Making Education Research Work for You
By Frederick M. Hess and Juliet Squire
When using education research, school board members, superintendents, and district leaders are in a sometimes frustrating position. They are implored, or even required by law, to make “scientifically based” decisions. They are inundated with research findings; a Google search on merit pay, for instance, yields more than a half-million hits. But they do not have the resources to sift through various studies and determine which are most promising for their districts.
Making matters especially difficult is talk of “data-driven decision making” and “scientifically based research.” These phrases imply that translating research into policy and practice is a relatively straightforward matter of latching onto the right solutions and making them work.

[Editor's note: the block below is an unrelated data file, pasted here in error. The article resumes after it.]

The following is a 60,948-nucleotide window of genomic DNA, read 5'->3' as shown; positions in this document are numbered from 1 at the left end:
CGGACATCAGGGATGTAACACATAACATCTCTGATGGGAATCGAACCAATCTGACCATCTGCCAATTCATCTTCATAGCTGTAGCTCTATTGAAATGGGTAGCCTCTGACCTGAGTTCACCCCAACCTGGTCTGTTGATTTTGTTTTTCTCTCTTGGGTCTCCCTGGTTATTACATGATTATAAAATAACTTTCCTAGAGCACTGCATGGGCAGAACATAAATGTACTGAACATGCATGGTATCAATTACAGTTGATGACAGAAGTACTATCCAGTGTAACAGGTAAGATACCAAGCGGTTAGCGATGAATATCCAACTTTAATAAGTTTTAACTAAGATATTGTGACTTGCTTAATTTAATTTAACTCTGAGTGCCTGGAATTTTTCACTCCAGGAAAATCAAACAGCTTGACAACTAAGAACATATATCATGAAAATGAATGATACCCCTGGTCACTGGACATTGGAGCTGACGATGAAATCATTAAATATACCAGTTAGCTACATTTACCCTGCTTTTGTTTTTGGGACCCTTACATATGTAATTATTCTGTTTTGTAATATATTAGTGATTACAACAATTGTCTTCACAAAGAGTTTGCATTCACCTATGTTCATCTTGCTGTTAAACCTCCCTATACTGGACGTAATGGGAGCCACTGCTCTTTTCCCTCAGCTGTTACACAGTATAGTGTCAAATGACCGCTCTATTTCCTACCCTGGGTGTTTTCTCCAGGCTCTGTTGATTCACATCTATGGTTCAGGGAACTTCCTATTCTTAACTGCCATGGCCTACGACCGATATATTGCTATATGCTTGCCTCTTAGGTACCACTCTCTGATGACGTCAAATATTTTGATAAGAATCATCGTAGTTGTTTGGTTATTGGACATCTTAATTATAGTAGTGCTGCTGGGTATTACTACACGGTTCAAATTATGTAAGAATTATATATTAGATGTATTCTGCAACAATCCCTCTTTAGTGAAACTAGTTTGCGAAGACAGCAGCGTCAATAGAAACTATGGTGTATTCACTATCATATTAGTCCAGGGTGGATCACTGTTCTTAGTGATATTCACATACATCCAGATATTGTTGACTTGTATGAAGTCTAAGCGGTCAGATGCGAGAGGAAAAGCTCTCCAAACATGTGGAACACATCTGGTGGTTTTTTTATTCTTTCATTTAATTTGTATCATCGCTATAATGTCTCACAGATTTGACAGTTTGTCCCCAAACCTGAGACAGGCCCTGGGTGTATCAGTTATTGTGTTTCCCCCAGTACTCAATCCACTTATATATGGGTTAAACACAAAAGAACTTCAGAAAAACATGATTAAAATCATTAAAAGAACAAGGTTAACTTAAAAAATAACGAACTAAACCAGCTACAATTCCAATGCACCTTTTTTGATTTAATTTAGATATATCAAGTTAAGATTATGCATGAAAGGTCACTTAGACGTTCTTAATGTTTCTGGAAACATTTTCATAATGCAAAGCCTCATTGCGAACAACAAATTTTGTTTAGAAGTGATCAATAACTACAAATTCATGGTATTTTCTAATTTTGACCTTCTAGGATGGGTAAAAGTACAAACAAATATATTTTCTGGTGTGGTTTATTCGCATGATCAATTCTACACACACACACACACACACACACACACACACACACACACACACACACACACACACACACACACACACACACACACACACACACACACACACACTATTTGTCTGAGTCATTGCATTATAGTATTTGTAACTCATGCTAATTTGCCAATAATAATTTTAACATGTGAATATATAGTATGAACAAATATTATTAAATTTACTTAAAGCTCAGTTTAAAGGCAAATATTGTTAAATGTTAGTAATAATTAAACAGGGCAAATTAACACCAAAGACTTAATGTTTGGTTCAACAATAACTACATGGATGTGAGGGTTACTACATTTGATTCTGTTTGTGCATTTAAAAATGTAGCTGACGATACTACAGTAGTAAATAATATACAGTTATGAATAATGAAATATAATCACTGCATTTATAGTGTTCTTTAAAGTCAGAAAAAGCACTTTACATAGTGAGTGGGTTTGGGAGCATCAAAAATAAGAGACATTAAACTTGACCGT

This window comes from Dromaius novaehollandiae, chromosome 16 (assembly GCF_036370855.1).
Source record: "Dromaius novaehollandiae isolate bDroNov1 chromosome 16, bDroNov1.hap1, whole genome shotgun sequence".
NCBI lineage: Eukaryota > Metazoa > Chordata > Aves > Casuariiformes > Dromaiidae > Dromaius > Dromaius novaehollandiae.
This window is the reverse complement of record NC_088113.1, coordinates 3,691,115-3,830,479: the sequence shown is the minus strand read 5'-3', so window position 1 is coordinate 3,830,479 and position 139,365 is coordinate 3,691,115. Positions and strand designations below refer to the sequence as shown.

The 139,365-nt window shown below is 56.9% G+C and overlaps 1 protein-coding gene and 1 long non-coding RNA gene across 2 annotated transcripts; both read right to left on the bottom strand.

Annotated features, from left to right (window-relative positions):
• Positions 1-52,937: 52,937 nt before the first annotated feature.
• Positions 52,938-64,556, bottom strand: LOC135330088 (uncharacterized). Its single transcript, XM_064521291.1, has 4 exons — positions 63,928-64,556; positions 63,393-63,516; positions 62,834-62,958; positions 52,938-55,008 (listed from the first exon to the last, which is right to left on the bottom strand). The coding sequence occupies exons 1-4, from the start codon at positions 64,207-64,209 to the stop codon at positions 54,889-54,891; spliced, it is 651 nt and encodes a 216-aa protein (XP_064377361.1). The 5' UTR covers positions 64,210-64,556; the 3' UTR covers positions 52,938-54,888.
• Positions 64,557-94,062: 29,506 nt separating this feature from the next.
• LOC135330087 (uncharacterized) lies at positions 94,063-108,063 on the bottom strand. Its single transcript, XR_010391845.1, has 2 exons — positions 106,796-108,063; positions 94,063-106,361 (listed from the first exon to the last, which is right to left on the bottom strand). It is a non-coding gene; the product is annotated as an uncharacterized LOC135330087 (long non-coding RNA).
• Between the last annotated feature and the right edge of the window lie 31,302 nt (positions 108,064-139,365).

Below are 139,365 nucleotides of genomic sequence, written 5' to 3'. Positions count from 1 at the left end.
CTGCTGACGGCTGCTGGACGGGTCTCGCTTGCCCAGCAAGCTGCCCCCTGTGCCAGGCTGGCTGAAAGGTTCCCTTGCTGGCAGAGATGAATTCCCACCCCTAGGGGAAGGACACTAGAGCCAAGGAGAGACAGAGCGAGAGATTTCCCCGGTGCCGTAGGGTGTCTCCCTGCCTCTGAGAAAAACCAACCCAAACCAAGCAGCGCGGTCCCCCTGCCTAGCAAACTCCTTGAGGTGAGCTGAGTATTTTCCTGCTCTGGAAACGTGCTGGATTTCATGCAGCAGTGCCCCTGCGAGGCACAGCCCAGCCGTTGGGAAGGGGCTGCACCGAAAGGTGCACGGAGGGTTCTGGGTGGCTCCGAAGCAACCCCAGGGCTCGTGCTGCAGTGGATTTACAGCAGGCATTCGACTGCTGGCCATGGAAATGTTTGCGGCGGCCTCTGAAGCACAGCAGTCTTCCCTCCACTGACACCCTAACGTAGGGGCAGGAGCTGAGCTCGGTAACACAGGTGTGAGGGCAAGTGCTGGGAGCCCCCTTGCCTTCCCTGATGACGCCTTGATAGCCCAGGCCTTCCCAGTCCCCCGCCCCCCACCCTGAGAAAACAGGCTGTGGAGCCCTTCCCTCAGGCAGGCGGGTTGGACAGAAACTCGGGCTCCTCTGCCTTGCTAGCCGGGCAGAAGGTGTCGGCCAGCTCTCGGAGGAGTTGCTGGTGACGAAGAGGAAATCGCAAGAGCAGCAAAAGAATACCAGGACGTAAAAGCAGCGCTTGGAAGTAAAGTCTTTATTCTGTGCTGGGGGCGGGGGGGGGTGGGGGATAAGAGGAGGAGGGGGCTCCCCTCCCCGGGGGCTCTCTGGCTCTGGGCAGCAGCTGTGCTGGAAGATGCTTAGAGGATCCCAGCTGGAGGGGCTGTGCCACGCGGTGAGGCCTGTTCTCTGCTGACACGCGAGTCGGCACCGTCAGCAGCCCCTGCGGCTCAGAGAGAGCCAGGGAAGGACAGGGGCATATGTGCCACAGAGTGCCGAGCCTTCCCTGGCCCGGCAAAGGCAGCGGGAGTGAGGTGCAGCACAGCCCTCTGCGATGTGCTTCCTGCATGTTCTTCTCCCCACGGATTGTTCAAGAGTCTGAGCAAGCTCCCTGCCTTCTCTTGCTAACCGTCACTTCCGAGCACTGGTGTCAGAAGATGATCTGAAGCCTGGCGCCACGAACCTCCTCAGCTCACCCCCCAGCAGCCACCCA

If only it were that simple.
Being smart about education research requires thinking about what it actually shows, when and where the findings apply, and how the implications are being explained and promoted. The hard truth is that research is produced and disseminated by researchers, public officials, education groups, journalists, and advocacy organizations—all of whom inevitably have their own views, incentives, and biases. Even well-intentioned efforts to promote the use of rigorous research may flounder if officials pay insufficient regard to the way these forces affect the marketing of findings and recommendations.
Drawing from the book When Research Matters, here are some suggestions that district leaders can use as they negotiate the thorny challenges of turning research into useful policy.
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